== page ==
Some time ago a correspondent asked us if “Caissa” the Goddess of Chess,” was a heathen divinity or a modern creation. Our reply was that she was invented by Sir Wm. Jones, whose poem appeared about 1780. Being uncertain in the matter, however, we submitted it to Mr. W.S. Branch, of Cheltenham, Eng., a leading authority in the early history of the game, inquiring also if the name was pronounced in two or three syllables, as we recalled a Dutch chess magazine bearing the name of ‘Sissa.” Mr. Branch’s reply confirms our expressed opinion as to Caissa’s paternity, and adds that the name is pronounced in three syllables. Sissa (or Sassa) was a different party altogether – possibly a real personage in ancient Indian. It is the name of the wise man, minister to an Indian King – time of Alexander the Great, according to one legend – who is said to have invented chess. He was the sage who modestly asked, when pressed to name his reward, but one silver diram (about 6d.) for the first square, two for the second, and so on – you know the story.

    Checkmate, Vol. III, April, 1904, p.122

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  • Hans Jung
    replied
    The quality of a game depends on how much originality, fighting spirit, and beauty the players bring, not technique. - David Bronstein

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  • Hans Jung
    replied
    If you could change one thing in the chess world, what would it be? Give us back our thinking time! - Willy Hendricks in New in Chess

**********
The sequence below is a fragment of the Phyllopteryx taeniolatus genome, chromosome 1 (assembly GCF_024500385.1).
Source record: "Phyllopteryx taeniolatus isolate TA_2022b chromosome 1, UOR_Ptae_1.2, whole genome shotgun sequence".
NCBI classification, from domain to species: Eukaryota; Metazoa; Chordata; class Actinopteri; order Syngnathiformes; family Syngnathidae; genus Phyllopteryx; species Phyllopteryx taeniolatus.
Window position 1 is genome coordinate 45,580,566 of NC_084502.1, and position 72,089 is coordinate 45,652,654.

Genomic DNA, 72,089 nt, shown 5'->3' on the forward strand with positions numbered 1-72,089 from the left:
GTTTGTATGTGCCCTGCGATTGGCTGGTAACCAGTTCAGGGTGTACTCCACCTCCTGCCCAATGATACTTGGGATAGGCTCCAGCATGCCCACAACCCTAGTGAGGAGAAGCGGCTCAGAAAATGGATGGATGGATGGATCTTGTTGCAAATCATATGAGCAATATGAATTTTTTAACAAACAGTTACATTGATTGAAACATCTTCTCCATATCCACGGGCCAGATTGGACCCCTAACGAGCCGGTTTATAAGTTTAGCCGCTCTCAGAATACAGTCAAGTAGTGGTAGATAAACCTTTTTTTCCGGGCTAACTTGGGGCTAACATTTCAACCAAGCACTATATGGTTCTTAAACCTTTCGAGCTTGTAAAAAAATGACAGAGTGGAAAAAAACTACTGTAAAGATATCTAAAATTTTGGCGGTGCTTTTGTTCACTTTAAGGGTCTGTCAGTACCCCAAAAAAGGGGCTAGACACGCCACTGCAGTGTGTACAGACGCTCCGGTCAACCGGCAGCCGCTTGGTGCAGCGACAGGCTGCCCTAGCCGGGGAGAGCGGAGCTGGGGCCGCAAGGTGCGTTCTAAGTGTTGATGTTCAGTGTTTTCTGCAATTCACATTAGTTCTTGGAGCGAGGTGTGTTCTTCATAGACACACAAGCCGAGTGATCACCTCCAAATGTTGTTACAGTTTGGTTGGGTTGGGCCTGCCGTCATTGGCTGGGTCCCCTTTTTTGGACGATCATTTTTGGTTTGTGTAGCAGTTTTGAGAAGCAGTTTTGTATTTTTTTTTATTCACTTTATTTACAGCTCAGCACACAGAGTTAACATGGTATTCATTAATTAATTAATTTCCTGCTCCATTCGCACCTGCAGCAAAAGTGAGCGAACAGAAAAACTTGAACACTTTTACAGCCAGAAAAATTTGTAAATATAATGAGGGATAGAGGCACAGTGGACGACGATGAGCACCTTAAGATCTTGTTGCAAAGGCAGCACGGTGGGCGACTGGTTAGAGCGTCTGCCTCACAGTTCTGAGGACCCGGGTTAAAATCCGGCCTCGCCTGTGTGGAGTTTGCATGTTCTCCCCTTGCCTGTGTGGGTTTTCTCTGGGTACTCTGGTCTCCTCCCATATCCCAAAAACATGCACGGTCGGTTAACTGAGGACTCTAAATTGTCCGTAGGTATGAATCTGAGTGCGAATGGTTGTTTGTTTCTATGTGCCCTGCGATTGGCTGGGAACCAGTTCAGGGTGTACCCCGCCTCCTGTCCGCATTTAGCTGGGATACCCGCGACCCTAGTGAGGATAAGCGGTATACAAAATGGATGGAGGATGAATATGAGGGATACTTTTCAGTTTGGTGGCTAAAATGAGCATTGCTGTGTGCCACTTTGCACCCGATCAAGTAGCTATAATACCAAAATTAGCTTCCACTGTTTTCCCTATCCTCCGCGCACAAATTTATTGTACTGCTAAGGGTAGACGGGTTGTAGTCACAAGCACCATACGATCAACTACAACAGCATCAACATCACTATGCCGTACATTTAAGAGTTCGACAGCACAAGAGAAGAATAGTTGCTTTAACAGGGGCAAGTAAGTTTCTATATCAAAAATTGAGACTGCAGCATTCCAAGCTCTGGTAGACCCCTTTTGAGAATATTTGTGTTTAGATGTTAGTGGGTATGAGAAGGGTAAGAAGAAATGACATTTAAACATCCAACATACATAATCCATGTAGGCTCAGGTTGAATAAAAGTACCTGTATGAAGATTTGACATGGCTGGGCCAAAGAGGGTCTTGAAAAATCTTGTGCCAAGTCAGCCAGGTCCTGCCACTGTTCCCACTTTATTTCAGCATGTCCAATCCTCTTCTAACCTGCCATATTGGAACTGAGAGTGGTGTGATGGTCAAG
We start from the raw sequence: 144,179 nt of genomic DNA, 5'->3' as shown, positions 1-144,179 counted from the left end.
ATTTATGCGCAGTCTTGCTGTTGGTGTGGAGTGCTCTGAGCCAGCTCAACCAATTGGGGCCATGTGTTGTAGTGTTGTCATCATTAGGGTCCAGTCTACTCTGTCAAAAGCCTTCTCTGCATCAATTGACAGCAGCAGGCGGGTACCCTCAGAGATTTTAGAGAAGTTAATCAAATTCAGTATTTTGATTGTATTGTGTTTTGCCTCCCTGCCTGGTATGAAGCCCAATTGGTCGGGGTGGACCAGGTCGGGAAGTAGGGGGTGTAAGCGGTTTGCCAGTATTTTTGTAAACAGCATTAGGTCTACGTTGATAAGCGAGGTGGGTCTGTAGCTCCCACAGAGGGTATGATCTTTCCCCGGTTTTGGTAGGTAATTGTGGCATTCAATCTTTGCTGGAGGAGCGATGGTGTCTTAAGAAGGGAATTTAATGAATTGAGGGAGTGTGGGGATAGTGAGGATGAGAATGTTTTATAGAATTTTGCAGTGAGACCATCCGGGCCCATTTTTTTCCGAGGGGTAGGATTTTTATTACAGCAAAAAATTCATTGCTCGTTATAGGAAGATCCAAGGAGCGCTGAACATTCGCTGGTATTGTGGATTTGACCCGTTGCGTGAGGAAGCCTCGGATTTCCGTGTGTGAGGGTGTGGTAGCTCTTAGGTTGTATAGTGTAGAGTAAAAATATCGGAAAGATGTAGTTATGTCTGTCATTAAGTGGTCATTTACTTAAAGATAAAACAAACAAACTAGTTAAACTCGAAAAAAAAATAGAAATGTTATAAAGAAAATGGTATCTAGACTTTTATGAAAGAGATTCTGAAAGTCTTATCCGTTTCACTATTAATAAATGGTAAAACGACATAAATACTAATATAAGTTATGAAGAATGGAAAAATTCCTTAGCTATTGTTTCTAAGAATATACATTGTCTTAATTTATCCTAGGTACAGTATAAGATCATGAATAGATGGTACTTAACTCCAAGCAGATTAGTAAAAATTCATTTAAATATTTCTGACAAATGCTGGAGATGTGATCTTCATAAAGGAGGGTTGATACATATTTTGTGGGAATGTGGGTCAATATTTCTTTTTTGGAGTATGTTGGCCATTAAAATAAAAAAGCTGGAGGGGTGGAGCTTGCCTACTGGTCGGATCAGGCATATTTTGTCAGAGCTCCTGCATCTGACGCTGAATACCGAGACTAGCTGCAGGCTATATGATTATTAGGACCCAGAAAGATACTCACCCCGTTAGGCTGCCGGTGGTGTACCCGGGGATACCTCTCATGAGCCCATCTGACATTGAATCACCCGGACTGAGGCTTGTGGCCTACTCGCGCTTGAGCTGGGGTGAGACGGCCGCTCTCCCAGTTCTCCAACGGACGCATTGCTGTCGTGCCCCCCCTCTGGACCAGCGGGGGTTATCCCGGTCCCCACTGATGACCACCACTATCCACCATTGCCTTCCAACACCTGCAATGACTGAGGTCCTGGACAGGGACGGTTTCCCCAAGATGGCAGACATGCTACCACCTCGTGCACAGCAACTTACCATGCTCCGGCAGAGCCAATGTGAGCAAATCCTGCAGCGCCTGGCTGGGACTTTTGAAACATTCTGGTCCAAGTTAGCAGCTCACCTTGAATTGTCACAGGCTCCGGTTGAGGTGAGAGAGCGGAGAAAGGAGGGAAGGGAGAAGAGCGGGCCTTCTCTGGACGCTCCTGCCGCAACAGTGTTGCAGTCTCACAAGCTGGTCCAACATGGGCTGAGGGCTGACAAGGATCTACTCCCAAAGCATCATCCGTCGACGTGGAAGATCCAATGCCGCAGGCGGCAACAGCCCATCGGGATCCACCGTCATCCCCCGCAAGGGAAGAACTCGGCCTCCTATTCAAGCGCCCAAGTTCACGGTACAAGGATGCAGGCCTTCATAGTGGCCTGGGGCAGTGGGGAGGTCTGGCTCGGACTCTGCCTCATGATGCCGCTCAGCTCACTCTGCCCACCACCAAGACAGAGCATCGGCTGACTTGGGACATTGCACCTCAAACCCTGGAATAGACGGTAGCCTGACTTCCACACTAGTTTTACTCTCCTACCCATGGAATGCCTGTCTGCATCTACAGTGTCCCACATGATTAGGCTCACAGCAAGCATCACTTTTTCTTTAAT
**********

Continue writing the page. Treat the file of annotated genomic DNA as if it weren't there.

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  • Frank Dixon
    replied
    "I played chess with him, and would have beaten him sometimes, only he always took back his last move, and ran the game out differently."
    [Mark Twain, pen name for Samuel Langhorne Clemens, 1835-1910, from "Life on the Mississippi", circa 1885. Twain was the premier American writer of his time; most famous for his novels 'Tom Sawyer' and 'Huckleberry Finn', created in rural settings along the Mississippi River in mid-continent. Both drew worldwide acclaim. He travelled extensively, and was a popular paid speaker.]

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  • Wayne Komer
    replied
    Great Chess Quotes

    December 17, 2020

    From the Facebook group “Chess Book Collectors”

    https://www.facebook.com/groups/2063...39809/?fref=nf

    Rob Alaniz - Sometimes, I think of having a nice expensive meal, then I eat a "bologna sandwich" instead, so I can spend that money on chess books.

    I eat the "sandwich" while browsing the internet for my new chess book(s).

    Anyone else do something similar?

    Doug Schofield (reply) –

    No, because I like good food.

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  • Frank Dixon
    replied
    "I adored the game, it's my life. I'm just a pawn pushed around by the powers that be."
    [Her Royal Highness Diana, Princess of Wales, in 1993, after attending one of the London World Championship games of the Kasparov vs. Short match.
    (Source: 'Diana: Her True Story', A Commemorative Edition, by Andrew Morton, 1997, Simon & Schuster, New York, ISBN 0-684-85080-x, p. 257.)

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  • Hans Jung
    replied
    A lovely little story. You can just picture it.

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  • Wayne Komer
    replied
    Great Chess Quotes

    December 2, 2020

    The Delights of Chess

    Heinrich Fraenkel (1897-1986) was an author and Hollywood writer. Born in Poland, he died in England

    Under the pseudonym "Assiac", Fraenkel edited a chess column in the New Statesman and published several chess books, among them The Delights of Chess (1960 and The Pleasures of Chess (1958)